Aside from his design and characterisation though, he received a pretty great arc. Toppo is established as being incredibly powerful right off the bat, able to go toe to toe with Goku in his Blue form. Additionally he is a candidate to be the next God of Destruction of Universe 11 when Belmond retires/dies. Something Toppo himself seems very resistant to, which is totally juxtaposes his chosen justice lifestyle.
His story comes to a head towards the tail end of the the tournament, he is being knocked around by Android #17 and Freeza, being antagonised heinously by the later. Truth be told, I was rooting for Toppo, as Freeza berates him for his dedication to good, and it’s here Toppo gives up on justice and takes on the power of God of Destruction to fight back. He gains immense power as a result, and the ability to destroy as the Gods do. He suddenly becomes a much bigger problem than Jiren, it take’s Vegeta’s admonishing for giving up on his pride to ultimately bring him back to his senses. Via a defeat of course.
The shift from Toppo’s antagonism to him becoming the first member of Universe 11 to really understand why Universe 7 are so powerful is a great moment. While his own universe is on the verge of destruction, he still comes to respect the Saiyans and what they stand for and the bonds they have forged that make them so powerful. It’s the reason he ultimately reaches out towards Jiren to give him the chance to break away from his solitude. Toppo is a fantastic character and I’d love to see more of him and Universe 11 in the future.
#8: Freeza’s Second Resurrection
I was happy to see Freeza return in Ressurection ‘F’, bringing back the franchise’s most iconic villain and making him relevant again was a great move. Even though their reasoning for his power up was kind of weak. That eventually stopped bothering me though as weak justifications for power ups became common throughout Super.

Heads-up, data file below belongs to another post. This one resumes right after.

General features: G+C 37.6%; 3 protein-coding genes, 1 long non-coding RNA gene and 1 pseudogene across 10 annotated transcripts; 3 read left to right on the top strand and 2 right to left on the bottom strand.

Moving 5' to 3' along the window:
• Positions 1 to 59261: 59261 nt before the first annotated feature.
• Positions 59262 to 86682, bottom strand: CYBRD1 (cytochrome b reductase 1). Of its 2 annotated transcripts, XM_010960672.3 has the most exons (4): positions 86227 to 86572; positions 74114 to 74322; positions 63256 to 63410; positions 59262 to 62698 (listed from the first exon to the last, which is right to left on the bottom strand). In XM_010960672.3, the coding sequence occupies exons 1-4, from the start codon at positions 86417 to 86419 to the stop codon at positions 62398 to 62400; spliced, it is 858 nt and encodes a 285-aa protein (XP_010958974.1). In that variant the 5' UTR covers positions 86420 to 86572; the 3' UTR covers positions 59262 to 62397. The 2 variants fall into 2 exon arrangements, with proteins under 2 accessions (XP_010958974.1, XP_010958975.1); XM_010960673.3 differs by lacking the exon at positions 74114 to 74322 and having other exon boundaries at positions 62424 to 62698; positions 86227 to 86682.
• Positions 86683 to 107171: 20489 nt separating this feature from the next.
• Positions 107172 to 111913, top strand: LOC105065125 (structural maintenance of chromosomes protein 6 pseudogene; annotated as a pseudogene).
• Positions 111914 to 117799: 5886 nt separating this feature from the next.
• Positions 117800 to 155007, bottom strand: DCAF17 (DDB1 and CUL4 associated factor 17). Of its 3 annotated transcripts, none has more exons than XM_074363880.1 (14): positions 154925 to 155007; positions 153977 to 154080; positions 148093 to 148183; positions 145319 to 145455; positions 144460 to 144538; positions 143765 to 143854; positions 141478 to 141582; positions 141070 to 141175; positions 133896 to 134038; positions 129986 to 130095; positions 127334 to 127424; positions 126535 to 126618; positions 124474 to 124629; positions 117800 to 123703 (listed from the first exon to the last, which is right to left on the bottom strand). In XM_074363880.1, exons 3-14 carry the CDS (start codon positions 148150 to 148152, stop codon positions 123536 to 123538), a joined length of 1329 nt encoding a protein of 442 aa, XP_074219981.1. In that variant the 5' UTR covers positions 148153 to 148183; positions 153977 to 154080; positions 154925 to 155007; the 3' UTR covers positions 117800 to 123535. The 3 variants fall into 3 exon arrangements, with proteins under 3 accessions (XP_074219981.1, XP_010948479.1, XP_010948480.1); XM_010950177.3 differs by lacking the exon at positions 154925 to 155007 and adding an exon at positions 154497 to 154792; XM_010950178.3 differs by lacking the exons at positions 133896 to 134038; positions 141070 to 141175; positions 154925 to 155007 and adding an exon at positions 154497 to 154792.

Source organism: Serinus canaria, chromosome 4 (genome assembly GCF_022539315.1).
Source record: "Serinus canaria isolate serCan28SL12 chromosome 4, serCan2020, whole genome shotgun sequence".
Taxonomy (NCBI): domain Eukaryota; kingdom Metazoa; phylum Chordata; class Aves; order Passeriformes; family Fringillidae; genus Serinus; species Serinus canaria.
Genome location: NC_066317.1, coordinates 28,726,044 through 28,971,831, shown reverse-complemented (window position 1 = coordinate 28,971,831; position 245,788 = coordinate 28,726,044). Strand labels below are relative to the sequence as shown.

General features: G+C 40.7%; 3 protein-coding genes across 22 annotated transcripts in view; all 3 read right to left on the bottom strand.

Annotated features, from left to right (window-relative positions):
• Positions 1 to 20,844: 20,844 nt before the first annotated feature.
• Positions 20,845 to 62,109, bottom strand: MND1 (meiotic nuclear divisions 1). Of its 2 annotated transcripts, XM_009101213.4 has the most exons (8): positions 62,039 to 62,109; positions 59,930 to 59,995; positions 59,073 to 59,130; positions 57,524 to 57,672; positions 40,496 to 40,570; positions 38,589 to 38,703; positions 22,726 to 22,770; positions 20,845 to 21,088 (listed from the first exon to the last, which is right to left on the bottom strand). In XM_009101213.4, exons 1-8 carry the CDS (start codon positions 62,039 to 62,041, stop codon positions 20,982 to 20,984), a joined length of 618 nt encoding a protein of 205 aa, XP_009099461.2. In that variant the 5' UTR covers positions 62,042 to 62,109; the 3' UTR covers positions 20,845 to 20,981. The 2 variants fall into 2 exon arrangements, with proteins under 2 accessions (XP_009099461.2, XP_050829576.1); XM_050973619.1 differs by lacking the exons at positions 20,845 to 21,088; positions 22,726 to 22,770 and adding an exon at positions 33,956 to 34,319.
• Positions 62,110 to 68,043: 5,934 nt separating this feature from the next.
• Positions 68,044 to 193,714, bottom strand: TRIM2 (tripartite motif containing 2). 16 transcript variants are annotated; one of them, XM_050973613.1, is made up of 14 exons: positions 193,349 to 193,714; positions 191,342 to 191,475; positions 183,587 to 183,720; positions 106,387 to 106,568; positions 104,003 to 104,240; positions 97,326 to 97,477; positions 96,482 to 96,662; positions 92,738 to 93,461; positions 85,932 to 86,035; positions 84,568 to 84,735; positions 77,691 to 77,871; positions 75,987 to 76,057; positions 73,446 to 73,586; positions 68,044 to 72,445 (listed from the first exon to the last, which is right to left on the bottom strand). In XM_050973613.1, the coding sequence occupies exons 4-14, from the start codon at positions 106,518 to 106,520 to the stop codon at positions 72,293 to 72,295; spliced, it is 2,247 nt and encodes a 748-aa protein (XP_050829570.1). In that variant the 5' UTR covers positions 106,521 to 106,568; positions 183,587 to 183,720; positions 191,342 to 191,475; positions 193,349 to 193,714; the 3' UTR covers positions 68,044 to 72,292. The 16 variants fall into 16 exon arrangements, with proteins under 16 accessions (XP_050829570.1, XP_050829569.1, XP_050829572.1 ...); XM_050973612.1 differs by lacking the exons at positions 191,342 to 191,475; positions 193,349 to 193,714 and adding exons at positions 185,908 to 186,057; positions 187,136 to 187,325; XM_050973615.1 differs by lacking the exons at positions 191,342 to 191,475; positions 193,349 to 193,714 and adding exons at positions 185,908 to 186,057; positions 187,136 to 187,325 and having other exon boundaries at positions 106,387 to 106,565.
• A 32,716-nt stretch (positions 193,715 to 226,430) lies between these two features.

The surprise though, was that Toei and Toriyama weren’t done with Freeza after the events of that movie. In a swerve from them, they faked the audience out by making us think Majin Buu was going to be a part of the Tournament of Power, only to bring the galactic tyrant back for round three. And the extent to which his inclusion succeeds cannot be understated. Freeza contributes to the arc hugely in terms of his actions but also his presence as a wildcard mixed up in events.
For most of the arc he very obviously has his own motives, and the changing nature of the tournament makes it so you really can’t tell what he’s going to do at any given moment. The writers play with that fact to an amazing effect, keeping both the characters and the audience on their toes at all times.
In Goku’s huge entourage of friendly former enemies, Freeza was always the one character who seemed absolutely irredeemable, he was and still is totally rotten to the core. Toei seemed to make it their personal mission to redeem the irredeemable. And they kind of did. They don’t do anything to change Freeza’s character, but his need to survive and the situation he is in forces him to align with Goku and it fleshes out the pair’s already complicated relationship.
The way the tournament ends, with the two old enemies teaming up, and fighting surprisingly well together, far better than Goku and Vegeta ever did. There is something weirdly cathartic about it all. It made for a fantastic ending to the series and left Freeza in a place where he is obviously going to have an impact if the series continues.
#9: Ultra Instinct
I am at the point where I always feel apprehensive every time Dragon Ball introduces a new transformation. They start to feel a little throwaway after a certain point because nothing can beat a new enemy unless you figure out a new hairstyle. That’s not the case with Ultra Instinct though, it’s a new form that just works for me in every single way.